To understand why some Americans – and not just in the South – opposed the Lincolnian counterrevolution, we have to first understand why so many Americans had been willing to go to war in the 1770’s.

In Massachusetts, of course, one can find sound economic reasons. The British government was eager to find ways to make the colonies pay for the wars that had been undertaken on their behalf, and taxation and regulation of industry and commerce seemed to be – and indeed was – a solution that was both reasonable and just. New Englanders, feeling the pinch of mercantilist policies, were understandably annoyed, and when the insult of constitutional innovation (the suspension of charters and the so-called Intolerable Acts) was added to the injury inflicted on their economic life, they were ripe for revolution.

The planters and merchants of Charleston and the South Carolina Lowcountry, by contrast, were making out rather well within the [British] empire. In the 1770’s, Charelston was one of the wealthiest and by far the most civilized city in North America. By the outbreak of the Revolution, Charleston merchants and Lowcountry planters formed an American aristocracy.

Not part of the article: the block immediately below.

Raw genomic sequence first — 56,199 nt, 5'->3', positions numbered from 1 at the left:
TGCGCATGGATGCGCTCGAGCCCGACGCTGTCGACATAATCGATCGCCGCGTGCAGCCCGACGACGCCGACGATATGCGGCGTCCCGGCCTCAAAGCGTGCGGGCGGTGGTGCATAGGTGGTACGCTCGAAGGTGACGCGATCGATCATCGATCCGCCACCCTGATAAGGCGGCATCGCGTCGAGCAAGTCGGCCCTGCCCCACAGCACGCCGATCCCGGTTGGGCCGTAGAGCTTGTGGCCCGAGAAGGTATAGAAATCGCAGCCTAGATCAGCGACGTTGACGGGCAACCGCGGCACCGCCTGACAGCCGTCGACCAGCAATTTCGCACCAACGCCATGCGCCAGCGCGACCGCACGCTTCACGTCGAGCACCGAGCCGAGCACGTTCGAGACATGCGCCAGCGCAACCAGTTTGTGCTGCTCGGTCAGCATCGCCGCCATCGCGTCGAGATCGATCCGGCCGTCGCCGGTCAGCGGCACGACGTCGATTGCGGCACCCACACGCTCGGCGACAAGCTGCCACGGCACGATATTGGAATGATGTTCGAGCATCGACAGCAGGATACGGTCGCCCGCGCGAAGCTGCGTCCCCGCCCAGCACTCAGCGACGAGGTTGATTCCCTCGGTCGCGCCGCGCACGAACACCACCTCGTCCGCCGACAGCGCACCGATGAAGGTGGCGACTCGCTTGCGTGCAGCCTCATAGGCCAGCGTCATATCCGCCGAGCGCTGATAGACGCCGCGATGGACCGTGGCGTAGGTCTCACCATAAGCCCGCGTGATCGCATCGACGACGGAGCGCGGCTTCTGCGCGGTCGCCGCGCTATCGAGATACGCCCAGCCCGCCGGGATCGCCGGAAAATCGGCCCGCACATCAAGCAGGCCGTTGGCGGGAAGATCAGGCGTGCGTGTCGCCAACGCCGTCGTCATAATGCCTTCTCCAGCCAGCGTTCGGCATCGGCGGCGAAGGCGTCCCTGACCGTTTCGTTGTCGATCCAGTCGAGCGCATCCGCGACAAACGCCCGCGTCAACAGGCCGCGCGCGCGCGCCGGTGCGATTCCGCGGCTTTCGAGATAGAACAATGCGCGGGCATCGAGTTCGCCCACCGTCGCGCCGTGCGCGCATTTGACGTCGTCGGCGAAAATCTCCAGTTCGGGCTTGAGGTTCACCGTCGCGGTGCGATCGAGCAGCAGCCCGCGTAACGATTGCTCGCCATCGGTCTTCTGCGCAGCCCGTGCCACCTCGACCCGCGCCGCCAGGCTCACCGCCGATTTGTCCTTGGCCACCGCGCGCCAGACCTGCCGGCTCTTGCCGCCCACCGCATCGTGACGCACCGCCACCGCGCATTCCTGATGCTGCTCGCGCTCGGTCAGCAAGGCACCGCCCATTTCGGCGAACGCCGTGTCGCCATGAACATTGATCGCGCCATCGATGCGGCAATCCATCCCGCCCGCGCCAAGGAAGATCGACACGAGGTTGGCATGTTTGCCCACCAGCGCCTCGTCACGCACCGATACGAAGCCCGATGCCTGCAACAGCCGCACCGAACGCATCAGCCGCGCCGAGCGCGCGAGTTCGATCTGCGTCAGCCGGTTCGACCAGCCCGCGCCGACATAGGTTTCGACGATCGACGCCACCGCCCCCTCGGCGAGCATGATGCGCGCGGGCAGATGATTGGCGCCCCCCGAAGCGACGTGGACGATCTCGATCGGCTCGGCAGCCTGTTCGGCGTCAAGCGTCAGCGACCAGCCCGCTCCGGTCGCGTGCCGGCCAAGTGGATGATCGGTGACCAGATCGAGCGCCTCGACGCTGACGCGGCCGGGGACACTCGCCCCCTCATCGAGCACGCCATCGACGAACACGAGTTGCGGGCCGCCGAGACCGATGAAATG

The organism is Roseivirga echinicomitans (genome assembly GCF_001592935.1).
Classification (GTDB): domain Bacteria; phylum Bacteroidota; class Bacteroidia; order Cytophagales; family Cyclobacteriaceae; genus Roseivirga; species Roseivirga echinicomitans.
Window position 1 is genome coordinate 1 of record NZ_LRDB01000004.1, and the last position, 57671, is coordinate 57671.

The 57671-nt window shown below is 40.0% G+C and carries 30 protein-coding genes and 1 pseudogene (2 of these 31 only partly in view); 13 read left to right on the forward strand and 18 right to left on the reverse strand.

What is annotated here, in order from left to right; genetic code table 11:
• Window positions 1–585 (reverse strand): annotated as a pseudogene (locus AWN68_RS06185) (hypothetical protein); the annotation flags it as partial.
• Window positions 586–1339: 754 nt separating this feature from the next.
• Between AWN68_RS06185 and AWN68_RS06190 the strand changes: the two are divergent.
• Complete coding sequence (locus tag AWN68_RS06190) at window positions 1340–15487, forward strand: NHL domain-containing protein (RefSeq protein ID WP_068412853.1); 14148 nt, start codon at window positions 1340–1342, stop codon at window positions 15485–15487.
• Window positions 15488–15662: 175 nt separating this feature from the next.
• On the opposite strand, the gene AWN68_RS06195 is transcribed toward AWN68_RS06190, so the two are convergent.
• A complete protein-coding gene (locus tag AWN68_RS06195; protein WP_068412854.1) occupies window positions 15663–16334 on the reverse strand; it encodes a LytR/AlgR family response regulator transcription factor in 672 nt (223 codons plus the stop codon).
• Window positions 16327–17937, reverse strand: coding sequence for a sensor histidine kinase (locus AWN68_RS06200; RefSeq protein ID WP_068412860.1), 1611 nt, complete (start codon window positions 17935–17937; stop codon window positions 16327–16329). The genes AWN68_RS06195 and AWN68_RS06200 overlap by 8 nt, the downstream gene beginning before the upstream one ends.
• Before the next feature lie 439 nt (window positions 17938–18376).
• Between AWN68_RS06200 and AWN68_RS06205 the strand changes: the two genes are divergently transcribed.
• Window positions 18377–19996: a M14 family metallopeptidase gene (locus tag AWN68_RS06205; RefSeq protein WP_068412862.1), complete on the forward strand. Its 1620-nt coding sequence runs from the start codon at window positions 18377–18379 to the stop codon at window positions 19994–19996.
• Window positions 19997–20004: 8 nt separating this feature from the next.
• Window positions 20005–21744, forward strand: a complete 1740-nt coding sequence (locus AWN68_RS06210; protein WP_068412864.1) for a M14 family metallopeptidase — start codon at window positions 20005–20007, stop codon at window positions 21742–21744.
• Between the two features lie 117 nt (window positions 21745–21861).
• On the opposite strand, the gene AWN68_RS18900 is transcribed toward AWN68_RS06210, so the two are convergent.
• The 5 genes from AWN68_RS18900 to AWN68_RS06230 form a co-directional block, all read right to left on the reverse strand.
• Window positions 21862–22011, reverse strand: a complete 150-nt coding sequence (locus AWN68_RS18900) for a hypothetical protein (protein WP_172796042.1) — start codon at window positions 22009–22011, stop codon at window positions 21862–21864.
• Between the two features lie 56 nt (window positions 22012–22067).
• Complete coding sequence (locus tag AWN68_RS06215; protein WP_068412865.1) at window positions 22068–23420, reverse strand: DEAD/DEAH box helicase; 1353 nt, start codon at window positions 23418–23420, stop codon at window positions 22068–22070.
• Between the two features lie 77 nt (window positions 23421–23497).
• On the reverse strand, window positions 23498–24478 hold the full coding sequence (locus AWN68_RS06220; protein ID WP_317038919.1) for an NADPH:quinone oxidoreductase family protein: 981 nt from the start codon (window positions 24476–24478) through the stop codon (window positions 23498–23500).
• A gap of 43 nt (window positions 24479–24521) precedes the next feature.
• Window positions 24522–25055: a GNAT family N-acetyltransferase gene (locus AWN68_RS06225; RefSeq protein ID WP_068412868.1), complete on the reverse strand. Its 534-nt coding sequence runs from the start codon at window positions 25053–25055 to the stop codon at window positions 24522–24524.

While most historians and political ideologues have claimed, over and over, that the American rebels were devotees of John Locke’s theory of natural rights and the social contract, there is very little evidence of this. Every important statement and virtually all the little manifestos of church parishes and small townships stake their claim on the Common Law rights of Englishmen.

A key word was equality, not of all human beings, but the equality of Americans in possessing the rights of the English. Patrick Henry put it succinctly: The colonists are entitled “to all the liberties, privileges, franchises that have at any time been held, enjoyed, and possessed by the people of Great Britain.” Provincials resented the fact that Parliament denied them the benefits of several significant statutes, such as the Habeas Corpus Act, the Act of Settlement, and the Bill of Rights.”